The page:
I like to skateboard fairly regularly and am also an avid watcher of the sport. Earlier I was watching this video where a skateboarder tears his MCL on a landing down an enormous drop. However, after ...
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Is reversal of velocity always equivalent to reversal of time?

Let us imagine there is a container full of small particles which are allowed to collide with each other and the container walls (in 2D). If I initialise the system with given velocities and positions ...
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Is “physical damage” proportional to momentum or kinetic energy? [duplicate]

If a rock is thrown at someone's head, or a car drives against a wall, or a meteor hits a planet, is the physical damage done to the object proportional to the projectile's momentum, or to its kinetic ...
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Can two black holes on a collision course, escape the merger?

Let's consider in this hypothesis that the two black holes have similar masses and approximation speed 0,99 c. At the maximum approximation point, only their event horizons are invaded slightly. The ...
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1answer
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Conservation of momentum — arm hitting object

Suppose I strike an object with my hand and I stop moving my hand as soon as I make contact with the object. This sends the object moving in a straight line with some velocity. Part 1: Is it valid to ...
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1answer
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Rigid body dynamics: modelling a polygon bounce off ground

I'm currently making a physics simulator, but I'm having some trouble making a polygon bounce off the floor. I know that collisions are normally modeled as described below by ja72, but I did it ...
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1answer
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Do all collisions (where the two bodies bounce away from each other) involve elastic deformation?

Does the stored potential energy in an elastic deformation provide the energy to push objects away from each other in all collisions when released, or only in certain cases like when striking golf ...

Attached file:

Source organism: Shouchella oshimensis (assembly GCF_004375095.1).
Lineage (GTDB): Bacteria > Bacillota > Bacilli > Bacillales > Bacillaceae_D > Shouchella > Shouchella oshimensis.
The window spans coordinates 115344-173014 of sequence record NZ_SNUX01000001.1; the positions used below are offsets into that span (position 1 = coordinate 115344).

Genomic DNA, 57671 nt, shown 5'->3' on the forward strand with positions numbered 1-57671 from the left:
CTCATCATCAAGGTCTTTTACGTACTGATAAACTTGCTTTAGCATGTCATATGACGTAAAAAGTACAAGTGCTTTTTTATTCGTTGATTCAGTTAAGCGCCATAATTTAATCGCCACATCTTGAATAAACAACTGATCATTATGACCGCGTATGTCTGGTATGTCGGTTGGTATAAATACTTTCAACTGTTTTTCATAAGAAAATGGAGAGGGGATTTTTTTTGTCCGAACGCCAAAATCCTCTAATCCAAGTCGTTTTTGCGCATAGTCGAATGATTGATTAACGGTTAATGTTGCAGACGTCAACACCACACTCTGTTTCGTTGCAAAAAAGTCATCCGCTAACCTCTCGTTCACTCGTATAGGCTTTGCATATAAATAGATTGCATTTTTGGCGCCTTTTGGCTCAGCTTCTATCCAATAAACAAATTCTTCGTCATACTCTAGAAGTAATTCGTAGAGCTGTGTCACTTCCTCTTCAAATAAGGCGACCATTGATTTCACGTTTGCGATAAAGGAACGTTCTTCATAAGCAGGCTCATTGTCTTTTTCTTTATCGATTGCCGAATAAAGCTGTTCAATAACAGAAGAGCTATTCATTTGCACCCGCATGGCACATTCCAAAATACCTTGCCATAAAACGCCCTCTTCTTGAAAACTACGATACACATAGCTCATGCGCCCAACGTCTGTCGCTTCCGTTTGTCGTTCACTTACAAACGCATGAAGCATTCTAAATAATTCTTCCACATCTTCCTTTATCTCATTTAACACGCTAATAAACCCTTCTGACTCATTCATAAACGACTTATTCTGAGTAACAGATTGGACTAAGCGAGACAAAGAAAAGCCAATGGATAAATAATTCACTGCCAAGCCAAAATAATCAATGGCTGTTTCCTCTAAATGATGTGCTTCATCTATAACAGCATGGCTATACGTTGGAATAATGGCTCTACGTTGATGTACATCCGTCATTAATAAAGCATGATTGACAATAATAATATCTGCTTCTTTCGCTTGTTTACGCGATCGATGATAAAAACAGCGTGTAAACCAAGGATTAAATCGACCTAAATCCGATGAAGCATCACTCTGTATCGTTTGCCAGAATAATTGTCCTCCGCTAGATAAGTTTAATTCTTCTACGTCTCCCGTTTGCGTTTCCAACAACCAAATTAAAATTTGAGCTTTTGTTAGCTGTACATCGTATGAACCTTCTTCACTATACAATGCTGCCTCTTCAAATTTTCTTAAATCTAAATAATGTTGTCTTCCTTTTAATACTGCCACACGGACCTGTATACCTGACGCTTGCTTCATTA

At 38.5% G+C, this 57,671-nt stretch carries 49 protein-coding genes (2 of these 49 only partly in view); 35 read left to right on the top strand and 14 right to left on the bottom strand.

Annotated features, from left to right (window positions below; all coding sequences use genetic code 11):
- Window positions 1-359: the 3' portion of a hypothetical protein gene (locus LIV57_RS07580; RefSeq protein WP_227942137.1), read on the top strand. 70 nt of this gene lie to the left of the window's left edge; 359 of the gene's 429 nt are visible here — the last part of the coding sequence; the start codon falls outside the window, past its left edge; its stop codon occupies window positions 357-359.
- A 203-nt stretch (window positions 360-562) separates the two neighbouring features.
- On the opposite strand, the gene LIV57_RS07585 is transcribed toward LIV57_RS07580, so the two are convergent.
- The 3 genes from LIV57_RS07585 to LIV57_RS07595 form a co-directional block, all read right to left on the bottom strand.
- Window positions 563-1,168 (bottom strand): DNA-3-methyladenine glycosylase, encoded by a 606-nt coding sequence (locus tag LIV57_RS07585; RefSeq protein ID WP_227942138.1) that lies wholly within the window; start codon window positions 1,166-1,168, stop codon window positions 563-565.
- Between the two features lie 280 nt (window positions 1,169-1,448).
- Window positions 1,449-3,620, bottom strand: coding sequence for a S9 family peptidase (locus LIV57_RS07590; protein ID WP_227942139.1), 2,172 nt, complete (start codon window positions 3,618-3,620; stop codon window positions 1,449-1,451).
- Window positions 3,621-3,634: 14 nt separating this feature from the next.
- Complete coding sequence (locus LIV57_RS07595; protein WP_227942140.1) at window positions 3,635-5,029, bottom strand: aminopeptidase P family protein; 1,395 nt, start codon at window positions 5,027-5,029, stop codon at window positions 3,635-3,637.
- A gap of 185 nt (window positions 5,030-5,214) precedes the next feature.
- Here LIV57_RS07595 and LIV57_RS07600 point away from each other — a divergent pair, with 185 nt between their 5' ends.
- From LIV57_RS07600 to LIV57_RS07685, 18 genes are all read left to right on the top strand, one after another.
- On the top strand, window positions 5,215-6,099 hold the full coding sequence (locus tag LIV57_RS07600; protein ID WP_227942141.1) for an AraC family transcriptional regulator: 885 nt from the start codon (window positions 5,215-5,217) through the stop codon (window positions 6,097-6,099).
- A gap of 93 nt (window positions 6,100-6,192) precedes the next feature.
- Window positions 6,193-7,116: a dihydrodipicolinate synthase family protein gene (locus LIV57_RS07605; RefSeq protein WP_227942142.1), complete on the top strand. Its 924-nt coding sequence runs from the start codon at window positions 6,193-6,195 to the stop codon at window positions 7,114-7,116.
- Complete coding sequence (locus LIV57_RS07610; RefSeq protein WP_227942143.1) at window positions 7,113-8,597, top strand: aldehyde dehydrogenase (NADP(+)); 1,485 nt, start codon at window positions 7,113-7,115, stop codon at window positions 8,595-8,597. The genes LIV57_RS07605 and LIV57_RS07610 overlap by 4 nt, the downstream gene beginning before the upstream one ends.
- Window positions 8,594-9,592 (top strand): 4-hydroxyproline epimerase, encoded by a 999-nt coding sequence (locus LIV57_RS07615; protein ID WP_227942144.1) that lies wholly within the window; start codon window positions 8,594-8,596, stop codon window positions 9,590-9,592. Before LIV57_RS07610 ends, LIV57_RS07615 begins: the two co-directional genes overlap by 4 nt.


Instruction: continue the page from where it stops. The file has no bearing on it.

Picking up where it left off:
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Trajectories of a thrown object (with bumps considered)

Assume that I stood at the boundary line of a football / baseball / cricket ground(without any turf/pitch/grass in it) - just a plain ground - like play ground. I have a ball that can bounce when ...
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Why do the surfaces in contact of two colliding balls deform?

I've been told that it happens because the surfaces in contact must travel equal distances in any time interval as long as they are in contact. Could someone explain this in a different manner?
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Calculate Coefficient of Restitution when changing air pressure of a ball

Is it possible to calculate the coefficient of restitution using this formula, $$\text{coeff. of restitution }(e)=\dfrac {\text{relative velocity after collision}} {\text{relative velocity before ...
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How does particle size affect the elasticity of a collision between two particles?

Lets say two particles in an aerosol collide. How does the size of the particles help determine if the collision is elastic or inelastic? I am specifically referring to the following quote. It ...
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Bouncing ball physics

Do we generally ignore energy loss in kinematics when the ball ,falling under gravity , is bouncing back.Because below graph shows that Ball got the maximum velocity with which it was thrown earlier,...
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1answer
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The impact and collision principle

A particle P of mass 3m is moving in a straight line with speed u on a smooth horizontal table , a second particle Q of mass 2m is moving with speed 2u in the opposite direction of P on the same ...
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Energy Loss in Inelastic Collision

If we take a tennis ball and drop it from a certain height above the ground on earth, it collides inelastically, with the maximum height it can reach reducing after each collision due to loss of ...
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Coefficient of restitution in special relativity

It seems that all books about special relativity only include discussion about perfectly elastic and perfectly inelastic collisions. The notion of the coefficient of restitution, $e$ in classical ...
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Does throwing a penny at a train stop the train?

If I stand in front of a train and throw a penny at it, the penny will bounce back at me. For the penny to reverse its direction, at some point its velocity must go to zero. This is the point it hits ...
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Collision of particles [closed]

I read in a book that in both elastic and inelastic collision, the interacting forces after the collision become effecitively zero, the potential energy of the system remains the same both before and ...